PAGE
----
"Man's flight through life is sustained by the power of his knowledge," attributed to Austin "Dusty" Miller on the retirement ceremony program honoring Col. Thomas A. Cristler

One of this nation's highest military honors has been awarded to Col. Thomas A Cristler, the son of Shirley and Ernest Cristler of Pendleton.

Many folks know the Cristlers, native Oregonians who have been involved in Pendleton in many positive ways since they moved here from Eugene in 1960.

Ernest is perhaps best known for his work establishing the Meadowood Speech and Hearing Camp. He also was a key figure in developing special education programs for Pendleton and Eastern Oregon. Shirley was a registered nurse who worked in the operating room.

But back to their son.

Col. Cristler, who recently retired from the Air Force, was awarded the Legion of Merit in August by the under secretary of the Air Force. It is the nation's sixth-highest military decoration. With the honor, Col. Cristler joins an elite, distinguished group who have been given the Legion of Merit, including David Hackworth, Hyman G. Rickover, Mike Mullen, Edwin Hubble, David Niven, Audie Murphy and John McCain.

Col. Cristler is a 1978 graduate of Pendleton High School. His official retirement ceremony - which his parents attended - was held at the Pentagon, where he has served for the past nine years.

Even his parents have a hard time explaining what their son did in the USAF during his long, storied career.

"Most of the time we haven't known what he was doing," said his father, Ernest. "It was classified." They learned that he was "a major player" in the development of GPS (global positioning system).

In fact, a look at the retirement program for Col. Cristler reveals some high-level assignments, although most are a tangle of unintelligible military jargon. Here are just a few examples:

? Test manager, SDI kill chain experiments program, Los Angeles.

? Chief systems engineer, advanced systems program office, space and missile center, Los Angeles.

? Information warfare program element monitor, info dominance directorate, assistant secretary of the Air Force for acquisition, Washington, D.C.

? Director for combat air forces command and control programs, Air Force program executive office for control and control programs, Washington, D.C.

? Program manager, ground systems, signals intelligence directorate, national reconnaissance office, Chantilly, Va.

? Chief space control and advanced technologies division, space acquisition directorate, office of the under secretary of the Air Force, Washington, D.C.

Fortunately, his retirement program provides a slightly simpler explanation of Col. Cristler's role in service to his country.

"He serves as the Director's principal acquisition advisor for the development and procurement of Air Force space and missile systems. His responsibilities include overseeing planning, programming, budgeting and execution of the Air Force's portfolio of space capabilities, developing acquisition priorities and strategies and advocating the Air Force's space programs to the intelligence community, the office of the Secretary of Defense, Congress and the White House."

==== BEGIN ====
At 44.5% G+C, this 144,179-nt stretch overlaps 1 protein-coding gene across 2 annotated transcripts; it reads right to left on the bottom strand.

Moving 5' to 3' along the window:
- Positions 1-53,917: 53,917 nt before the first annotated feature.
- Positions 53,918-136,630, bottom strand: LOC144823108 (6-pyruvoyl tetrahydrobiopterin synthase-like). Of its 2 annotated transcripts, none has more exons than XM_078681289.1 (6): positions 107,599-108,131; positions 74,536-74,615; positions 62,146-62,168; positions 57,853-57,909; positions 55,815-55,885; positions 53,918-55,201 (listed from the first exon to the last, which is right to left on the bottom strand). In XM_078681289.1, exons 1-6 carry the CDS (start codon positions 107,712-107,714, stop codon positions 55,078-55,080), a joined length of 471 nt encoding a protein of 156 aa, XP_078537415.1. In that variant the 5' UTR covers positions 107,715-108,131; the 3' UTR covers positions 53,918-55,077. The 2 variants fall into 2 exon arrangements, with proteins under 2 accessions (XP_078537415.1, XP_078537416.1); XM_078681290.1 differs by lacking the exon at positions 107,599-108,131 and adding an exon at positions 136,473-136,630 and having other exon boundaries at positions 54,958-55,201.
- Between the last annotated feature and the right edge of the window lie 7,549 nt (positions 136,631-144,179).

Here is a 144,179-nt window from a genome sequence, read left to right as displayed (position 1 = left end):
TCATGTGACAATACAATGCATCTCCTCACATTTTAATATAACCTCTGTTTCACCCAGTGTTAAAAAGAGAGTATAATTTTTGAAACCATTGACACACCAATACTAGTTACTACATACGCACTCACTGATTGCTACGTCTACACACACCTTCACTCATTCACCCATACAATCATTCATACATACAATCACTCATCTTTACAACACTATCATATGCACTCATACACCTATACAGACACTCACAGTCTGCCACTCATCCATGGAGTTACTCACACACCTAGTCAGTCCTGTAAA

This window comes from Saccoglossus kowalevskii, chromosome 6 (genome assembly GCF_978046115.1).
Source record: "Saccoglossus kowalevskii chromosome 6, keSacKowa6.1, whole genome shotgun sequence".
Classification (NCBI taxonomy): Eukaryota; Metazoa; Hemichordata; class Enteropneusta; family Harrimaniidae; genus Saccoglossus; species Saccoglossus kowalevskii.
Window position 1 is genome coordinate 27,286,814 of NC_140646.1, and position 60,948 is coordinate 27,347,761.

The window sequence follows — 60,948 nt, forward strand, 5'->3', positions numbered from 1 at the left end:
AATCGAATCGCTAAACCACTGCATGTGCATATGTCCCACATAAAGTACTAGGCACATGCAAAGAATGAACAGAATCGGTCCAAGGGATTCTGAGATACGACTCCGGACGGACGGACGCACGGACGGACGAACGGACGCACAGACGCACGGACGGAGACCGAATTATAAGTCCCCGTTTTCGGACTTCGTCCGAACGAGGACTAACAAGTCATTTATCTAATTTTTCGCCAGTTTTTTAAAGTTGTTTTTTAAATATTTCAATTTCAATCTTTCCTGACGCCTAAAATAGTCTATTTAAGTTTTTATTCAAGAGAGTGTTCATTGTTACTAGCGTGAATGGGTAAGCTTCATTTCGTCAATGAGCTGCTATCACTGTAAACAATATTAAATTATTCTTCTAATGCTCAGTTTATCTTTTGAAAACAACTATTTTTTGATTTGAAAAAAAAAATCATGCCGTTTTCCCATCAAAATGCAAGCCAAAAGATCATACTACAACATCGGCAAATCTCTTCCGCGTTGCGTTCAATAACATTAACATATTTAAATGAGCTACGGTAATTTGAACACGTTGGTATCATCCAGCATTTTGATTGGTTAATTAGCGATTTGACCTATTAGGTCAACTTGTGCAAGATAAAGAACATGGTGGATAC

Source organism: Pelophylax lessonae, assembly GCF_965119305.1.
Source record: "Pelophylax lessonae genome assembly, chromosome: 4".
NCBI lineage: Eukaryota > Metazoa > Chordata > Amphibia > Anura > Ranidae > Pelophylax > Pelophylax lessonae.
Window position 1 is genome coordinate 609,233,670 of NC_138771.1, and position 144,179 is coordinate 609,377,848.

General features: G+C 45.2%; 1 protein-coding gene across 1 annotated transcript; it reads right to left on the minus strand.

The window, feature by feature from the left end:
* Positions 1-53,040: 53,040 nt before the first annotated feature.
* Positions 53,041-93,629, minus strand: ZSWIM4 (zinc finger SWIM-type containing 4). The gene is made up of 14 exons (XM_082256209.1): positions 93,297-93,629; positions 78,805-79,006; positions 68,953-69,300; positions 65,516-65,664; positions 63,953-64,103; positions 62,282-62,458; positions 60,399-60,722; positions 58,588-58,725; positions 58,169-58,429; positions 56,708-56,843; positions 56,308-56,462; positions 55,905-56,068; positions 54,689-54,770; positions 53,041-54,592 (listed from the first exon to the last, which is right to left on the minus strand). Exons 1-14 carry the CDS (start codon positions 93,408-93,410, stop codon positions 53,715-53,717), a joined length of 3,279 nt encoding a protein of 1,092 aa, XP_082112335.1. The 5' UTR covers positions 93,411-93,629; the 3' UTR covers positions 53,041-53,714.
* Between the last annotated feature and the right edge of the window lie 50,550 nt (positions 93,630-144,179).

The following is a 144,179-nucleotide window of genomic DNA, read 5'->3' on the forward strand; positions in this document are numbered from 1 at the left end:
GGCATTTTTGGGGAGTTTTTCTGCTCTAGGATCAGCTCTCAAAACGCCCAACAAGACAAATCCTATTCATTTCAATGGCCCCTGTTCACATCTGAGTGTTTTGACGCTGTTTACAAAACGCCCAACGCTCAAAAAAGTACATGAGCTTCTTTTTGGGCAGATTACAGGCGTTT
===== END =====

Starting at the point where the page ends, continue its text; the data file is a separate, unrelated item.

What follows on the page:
Not bad for the product of Pendleton schools who started his learning at the Presbyterian nursery school. His parents remembered many teachers willing to help their son.

One third-grade teacher, Charlotte Winters, "challenged Tom," his mother recalled, using math games that became a turning point for him.

By the time he was in junior high, Shirley noted that her son had made a decision. He was going to attend the Air Force Academy.

She also remembered asking him at one point, "Are you sure you don't need a backup plan?"

"He said, 'I don't think so,'" she said.

He was right. Then-U.S. Rep. Al Ullman recommended the Pendleton High School honor society student for the academy. Thomas Cristler graduated from the U.S. Air Force Academy in 1982 with a degree in mathematics and astrophysics.

His father also believes that Tom's interest in space was launched when American astronauts landed on the moon on his son's ninth birthday.

"He talked about that," Ernest Cristler said. "It marked his dedication that led to a career."

For his own perspective, Col. Cristler called his Air Force career "a wonderful experience highlighted by many highly-motivated, dedicated people."

The colonel also gave credit to his sixth-grade teacher Verne Wilcox and high school counselor Mary Lynn Rees.

But he saved his most important accolade for his parents.

"My parents gave me the core values of service and excellence," he said.

For that, Pendleton and this nation can be very, very proud.

Skip Nichols is managing editor of the East Oregonian. He can be reached at 278-2673 or snichols@eastoregonian.com.

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